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January 28, 2007


Question from Staten Island, New York, USA:

What do you do with a 15-year-old, stubborn as a mule, son who’s had diabetes since he was one year old, who continually cheats and sneaks snacks and foods even though he knows he can get a shot for it? We’ve talked to his endocrinologist about this several times over the past few years and he still does it.

He’s also very depressed and doesn’t want to go back to his therapist. He says that unless he’s going to make him no be diabetic, there’s no sense in him going. I explain it to him that he can help you deal with living with your diabetes better, but he just doesn’t want to hear it. My son just wants to live his life as a normal kid does, eat anything he wants, whenever he wants. I keep trying to tell him that even if he weren’t diabetic, I wouldn’t let him sit there and eat nine Oreo cookies, but he thinks I’m being restrictive with his diet. He likes to eat 90 grams of carbohydrates right before he goes to bed. I keep telling him that it’s not right to do that, but he doesn’t want to listen to reason! What should I do?

Currently, my son is 112 pounds. He gets 10 units of Humalog and 12 or 13 units of NPH inn the morning. If he needs a shot for lunch, it’s usually one and half or two units. Then, for dinner, he gets four or five units of Humalog, depending on what his blood sugar is, plus 17 units of NPH before bedtime. Previously, he tried pumping, but it didn’t work out.


From: DTeam Staff

It sounds like you are so worried about your son. It’s tough to watch our children feel so defeated by diabetes. I would encourage you to go with your son to a diabetes clinic appointment, where you meet with all of the members of the team on that same day. This will be a long day, but it will be worth the time and energy. Getting everyone on the team (nurse educator, dietitian, physician, etc.) to be on the same page about how to help your son cope more effectively with this diabetes will be an important first step.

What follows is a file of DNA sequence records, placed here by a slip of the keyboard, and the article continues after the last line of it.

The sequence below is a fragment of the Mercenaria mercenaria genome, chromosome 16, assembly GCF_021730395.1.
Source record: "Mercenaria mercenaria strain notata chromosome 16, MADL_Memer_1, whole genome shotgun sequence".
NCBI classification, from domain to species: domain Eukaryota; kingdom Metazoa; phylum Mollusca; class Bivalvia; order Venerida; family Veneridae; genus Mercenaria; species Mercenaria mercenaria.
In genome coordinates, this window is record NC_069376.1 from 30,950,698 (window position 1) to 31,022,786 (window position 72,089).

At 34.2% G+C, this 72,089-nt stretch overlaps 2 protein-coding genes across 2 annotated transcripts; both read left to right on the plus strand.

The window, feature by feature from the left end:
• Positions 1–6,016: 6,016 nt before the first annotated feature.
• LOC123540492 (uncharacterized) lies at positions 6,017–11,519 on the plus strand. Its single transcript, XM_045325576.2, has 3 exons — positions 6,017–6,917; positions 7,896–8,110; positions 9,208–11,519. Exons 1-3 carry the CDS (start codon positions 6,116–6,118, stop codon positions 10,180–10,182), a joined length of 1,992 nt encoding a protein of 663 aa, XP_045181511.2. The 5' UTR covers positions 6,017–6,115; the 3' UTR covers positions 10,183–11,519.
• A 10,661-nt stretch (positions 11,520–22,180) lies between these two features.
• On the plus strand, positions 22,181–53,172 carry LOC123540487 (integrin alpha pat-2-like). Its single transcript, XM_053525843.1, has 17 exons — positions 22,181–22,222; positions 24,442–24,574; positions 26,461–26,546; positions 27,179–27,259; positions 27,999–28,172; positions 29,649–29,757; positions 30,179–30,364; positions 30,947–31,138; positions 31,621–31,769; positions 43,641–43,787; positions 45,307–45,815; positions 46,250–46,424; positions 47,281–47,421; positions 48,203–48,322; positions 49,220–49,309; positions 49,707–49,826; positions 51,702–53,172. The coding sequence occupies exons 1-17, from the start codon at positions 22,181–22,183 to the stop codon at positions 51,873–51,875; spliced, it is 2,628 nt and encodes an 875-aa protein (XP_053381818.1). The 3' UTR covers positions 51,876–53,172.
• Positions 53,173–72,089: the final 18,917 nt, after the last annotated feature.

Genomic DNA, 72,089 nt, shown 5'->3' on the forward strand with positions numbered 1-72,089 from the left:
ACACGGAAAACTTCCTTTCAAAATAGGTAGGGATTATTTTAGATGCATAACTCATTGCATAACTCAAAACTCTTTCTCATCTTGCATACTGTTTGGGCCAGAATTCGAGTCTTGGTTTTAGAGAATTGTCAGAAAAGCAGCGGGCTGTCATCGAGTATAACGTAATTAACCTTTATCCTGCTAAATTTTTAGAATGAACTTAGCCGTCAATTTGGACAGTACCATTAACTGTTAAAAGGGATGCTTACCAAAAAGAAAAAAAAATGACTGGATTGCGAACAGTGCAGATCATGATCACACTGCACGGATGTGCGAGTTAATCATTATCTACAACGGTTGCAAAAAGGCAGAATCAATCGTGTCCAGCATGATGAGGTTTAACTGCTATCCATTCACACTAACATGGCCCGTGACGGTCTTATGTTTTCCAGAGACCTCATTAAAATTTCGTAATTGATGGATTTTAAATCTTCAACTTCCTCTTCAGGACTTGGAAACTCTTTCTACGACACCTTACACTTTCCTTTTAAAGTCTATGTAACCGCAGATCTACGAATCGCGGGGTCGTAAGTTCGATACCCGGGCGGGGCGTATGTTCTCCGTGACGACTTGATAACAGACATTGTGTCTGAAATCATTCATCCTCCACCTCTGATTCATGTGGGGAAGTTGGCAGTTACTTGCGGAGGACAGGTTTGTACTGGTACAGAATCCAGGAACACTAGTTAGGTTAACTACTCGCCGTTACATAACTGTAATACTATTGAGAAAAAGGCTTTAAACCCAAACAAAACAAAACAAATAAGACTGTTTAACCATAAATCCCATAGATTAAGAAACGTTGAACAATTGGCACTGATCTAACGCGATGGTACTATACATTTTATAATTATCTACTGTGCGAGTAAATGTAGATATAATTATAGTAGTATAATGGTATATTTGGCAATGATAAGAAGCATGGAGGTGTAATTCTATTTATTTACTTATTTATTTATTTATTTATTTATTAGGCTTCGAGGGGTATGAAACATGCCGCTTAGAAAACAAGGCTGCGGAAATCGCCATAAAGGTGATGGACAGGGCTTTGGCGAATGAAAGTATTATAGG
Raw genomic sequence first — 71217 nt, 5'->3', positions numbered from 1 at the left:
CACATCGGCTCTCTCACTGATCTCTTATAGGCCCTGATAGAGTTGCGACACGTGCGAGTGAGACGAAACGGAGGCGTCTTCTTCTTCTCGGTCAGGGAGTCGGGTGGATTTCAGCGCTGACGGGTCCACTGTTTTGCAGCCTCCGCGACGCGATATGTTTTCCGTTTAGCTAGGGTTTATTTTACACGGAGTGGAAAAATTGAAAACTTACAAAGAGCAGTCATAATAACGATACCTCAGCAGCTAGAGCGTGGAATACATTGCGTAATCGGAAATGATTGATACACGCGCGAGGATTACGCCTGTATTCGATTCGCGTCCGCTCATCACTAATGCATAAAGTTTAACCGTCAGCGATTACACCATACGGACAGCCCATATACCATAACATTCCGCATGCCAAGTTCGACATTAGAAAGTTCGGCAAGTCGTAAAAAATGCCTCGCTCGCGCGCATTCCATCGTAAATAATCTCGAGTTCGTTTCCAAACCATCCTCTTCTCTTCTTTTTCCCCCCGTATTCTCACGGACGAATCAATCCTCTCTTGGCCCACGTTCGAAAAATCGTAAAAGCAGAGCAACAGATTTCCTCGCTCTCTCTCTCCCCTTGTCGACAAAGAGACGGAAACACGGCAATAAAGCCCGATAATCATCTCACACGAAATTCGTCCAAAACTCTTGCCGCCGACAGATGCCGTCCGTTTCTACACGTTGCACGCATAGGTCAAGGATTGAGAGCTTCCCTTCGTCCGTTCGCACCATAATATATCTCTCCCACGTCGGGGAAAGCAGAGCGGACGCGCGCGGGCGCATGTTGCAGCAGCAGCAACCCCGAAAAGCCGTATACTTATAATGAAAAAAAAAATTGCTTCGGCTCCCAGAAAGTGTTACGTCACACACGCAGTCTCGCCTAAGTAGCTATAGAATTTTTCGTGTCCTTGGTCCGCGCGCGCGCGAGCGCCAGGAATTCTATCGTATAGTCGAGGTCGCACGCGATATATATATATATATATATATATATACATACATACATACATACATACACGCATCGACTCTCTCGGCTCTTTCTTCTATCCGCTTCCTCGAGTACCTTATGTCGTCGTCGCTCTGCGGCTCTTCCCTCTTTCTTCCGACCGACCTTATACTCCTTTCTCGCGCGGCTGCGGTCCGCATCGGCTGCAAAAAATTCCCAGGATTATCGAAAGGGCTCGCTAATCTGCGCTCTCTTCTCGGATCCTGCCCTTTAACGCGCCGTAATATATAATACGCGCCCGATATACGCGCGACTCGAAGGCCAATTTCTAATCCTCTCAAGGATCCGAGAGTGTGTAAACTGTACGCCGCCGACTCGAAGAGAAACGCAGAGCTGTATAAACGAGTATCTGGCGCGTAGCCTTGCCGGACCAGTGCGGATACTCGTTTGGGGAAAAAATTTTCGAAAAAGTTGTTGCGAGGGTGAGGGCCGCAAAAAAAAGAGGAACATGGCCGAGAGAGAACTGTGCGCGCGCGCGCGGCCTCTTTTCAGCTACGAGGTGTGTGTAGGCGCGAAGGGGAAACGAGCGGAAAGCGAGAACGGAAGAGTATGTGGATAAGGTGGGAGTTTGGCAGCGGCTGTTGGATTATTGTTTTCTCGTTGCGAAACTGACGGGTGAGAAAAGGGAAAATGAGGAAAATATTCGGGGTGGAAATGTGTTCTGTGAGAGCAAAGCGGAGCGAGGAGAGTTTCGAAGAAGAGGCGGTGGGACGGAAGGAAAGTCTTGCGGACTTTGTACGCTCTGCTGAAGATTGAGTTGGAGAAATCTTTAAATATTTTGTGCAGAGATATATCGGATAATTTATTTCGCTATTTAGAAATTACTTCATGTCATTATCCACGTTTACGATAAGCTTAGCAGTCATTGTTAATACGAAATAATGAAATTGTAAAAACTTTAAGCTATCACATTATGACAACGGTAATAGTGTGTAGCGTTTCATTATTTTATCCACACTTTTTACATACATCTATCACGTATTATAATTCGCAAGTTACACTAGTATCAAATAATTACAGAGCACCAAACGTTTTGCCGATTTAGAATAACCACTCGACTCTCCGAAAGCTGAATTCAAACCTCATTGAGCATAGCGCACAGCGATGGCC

In addition, if your son is depressed, his depression is preventing him from engaging in more healthy behaviors and preventing him from making more adaptive decisions. Therefore, his depression must be treated. If the current person you are working with is not a good match for your son, please find another person. Ask your diabetes team and your son’s pediatrician for referrals. Also, your local ADA chapter may be able to help you find people in your area with expertise in diabetes.

Additional comments from Dr. David Schwartz:

You might want to consider having a contract with your son, taking him out of the loop and placing ALL diabetes checks, glucose checks, insulin dosing, meal-planning, etc. in the HANDS OF A PARENT with consequences to BOTH if there is failure.

Therapy for his noted depression and his seemingly obvious adjustment disorder (with or without concurrent oppositional defiance disorder) must be dealt with by a qualified mental health care professional. If you have the means OR your insurance will pony up, you might seek out help at the Cumberland Hospital for Children & Adolescents in New Kent, Virginia.